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OPINION: A.P. African American studies course needs to be revised

The proposed A.P. African American Studies course cannot pass while it still includes queer theory. SPECIAL TO THE ORACLE/FLICKR

Gov. Ron DeSantis rejected the proposed Advanced Placement (A.P.) African American studies high school course due to violations of the Stop W.O.K.E Act, as stated in a Jan. 19 article from the Tampa Bay Times. 

The A.P. African American studies course includes queer theory in its curriculum and needs to be revised because queer theory is not a part of African American studies.

DeSantis has begun a sweep, cleaning up and revising Florida’s educational standards. His Stop W.O.K.E. Act started the wave of educational revamping on Dec. 15, 2021 by prohibiting critical race theory from being taught in schools. 

As part of this revision, the governor is putting a hold on A.P. African American studies.  

In the state of Florida, African American studies is required in the K-12 curriculum, according to the Florida Department of Education. The A.P. course is an optional college-level course for high school students.  

Congresswoman Rashida Tlaib stated in a Jan. 24 tweet that banning the A.P. African American studies course is blocking American history.

DeSantis is not outlawing African American studies from the school system by putting a hold on A.P. African American studies. The Governor stated that he is open to course revisions in a letter to the College Board, according to the Tampa Bay Times.

One of the problems DeSantis has with the A.P. course is that it includes queer theory, according to a Jan. 23 educational press conference

This section includes readings from Yale professor Roderick Ferguson, who argues that queer history is intertwined with African American theory, as reported in a Jan. 25 article by Fox 13. 

“These are real histories. The arguments about them are based on scholarly investigation and research,” he said in the article.

At the press conference, DeSantis rejected the idea that queer history has a place in a Black history course.

“Who would say an important part of Black history is queer theory? That is someone pushing an agenda on our kids,” said DeSantis.

When asked about the topic, DeSantis said he believes in “teaching kids facts and how to think,” not political agendas.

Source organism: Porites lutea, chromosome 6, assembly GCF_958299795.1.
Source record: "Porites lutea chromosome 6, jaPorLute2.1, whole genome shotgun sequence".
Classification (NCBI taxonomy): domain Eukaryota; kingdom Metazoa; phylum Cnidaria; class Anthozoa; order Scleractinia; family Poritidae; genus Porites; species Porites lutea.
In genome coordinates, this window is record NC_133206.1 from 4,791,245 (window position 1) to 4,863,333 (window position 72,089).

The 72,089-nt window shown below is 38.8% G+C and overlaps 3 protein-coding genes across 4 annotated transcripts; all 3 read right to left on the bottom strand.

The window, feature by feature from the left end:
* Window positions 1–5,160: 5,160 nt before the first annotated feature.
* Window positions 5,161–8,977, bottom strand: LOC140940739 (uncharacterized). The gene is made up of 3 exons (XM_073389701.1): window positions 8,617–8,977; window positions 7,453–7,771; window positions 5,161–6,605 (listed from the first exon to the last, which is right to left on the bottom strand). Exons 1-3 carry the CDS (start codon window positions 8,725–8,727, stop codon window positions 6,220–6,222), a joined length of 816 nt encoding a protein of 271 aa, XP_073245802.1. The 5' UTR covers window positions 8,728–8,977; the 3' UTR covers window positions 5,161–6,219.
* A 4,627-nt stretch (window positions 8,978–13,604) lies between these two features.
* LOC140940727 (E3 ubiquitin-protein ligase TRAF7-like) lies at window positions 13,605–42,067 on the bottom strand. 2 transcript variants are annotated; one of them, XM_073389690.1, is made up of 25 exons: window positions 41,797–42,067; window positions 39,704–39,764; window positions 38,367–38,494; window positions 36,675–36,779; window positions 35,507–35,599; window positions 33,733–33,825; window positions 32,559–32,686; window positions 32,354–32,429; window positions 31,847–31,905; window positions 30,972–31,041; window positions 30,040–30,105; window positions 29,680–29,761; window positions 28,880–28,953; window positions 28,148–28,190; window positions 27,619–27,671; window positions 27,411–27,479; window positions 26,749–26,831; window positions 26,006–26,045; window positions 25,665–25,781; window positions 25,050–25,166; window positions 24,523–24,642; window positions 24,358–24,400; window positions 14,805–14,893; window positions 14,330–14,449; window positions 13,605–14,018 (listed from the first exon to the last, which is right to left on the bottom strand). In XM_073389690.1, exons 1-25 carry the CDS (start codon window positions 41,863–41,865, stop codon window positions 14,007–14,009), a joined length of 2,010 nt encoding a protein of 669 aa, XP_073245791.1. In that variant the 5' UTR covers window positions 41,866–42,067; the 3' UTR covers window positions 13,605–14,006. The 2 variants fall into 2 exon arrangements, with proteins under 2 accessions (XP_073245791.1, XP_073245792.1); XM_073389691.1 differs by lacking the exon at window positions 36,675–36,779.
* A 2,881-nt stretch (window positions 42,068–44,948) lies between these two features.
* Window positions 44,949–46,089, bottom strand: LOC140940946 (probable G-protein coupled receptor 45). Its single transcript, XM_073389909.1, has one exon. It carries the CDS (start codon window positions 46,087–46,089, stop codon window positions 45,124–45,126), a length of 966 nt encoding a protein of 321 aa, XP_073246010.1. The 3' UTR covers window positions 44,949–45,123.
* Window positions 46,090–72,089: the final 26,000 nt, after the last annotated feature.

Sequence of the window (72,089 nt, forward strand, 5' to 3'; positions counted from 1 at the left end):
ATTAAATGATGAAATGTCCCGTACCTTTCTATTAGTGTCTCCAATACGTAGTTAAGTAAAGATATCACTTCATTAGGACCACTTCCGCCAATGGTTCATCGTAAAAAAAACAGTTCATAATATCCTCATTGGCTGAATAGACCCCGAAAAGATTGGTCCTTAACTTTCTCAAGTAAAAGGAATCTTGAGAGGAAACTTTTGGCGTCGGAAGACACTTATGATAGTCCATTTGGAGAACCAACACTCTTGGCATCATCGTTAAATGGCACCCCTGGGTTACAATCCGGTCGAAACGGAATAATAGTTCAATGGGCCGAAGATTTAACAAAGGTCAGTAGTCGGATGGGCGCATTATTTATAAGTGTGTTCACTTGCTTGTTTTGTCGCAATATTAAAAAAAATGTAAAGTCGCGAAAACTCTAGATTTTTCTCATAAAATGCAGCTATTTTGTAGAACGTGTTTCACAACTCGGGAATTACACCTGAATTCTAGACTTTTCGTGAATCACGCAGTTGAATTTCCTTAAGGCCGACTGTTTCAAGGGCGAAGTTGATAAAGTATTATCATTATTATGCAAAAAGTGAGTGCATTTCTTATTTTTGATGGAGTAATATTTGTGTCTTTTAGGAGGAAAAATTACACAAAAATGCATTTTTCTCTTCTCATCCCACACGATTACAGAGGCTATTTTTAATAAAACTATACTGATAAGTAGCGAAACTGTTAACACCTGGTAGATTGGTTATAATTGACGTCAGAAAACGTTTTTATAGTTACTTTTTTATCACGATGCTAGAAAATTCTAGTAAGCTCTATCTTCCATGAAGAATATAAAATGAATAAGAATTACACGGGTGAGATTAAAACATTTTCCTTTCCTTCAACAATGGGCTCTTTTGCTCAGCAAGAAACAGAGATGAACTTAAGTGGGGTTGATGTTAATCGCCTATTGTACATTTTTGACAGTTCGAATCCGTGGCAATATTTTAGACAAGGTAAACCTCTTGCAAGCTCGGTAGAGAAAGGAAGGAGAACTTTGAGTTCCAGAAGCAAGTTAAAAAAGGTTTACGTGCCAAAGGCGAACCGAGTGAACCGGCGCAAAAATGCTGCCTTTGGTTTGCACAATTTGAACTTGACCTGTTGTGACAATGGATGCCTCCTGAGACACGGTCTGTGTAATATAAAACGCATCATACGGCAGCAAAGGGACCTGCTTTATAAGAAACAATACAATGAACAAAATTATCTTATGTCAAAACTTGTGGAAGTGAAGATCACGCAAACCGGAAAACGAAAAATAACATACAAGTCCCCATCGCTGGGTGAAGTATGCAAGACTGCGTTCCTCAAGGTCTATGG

A history class about African Americans is not a sexual and gender identities class – it is a history class about African American culture.

Other political leaders share DeSantis’ view on the A.P. course.

Democratic County Commissioner Bill Proctor stated that the course misrepresents African American history.

“I’m against the College Board’s curriculum. I think it’s trash. It’s not African American history. It is ideology,” he stated in a Jan. 28 article by the Tallahassee Report.  

Proctor has served as a Professor at Florida A&M University teaching government courses.  

“I’ve taught African American history, I’ve structured syllabuses for African American history. I am African American history. And talking about ‘queer’ and ‘feminism’ and all of that for the struggle for freedom and equality and justice has not been no tension with queerness and feminist thought at all,” he said.

FL Senator Shevrin Jones tweeted his concern over DeSantis blocking the A.P. course.

DeSantis wanting to revise a high school course on African American studies does not mean he is attacking or demolishing Black history.  

Having a rigorous African American studies course is important to teach kids in order for them to learn more about cultural history. Yet, A..P African American studies needs to showcase actual African American history, not queer theory.  

If educators want to incorporate a course on queer theory, then that idea needs to be pitched to the Florida Course Code Directory – not incorporated into a history class.

The A.P. course needs to take out the information on queer theory and make room for more information pertaining to the important culture that helped build America.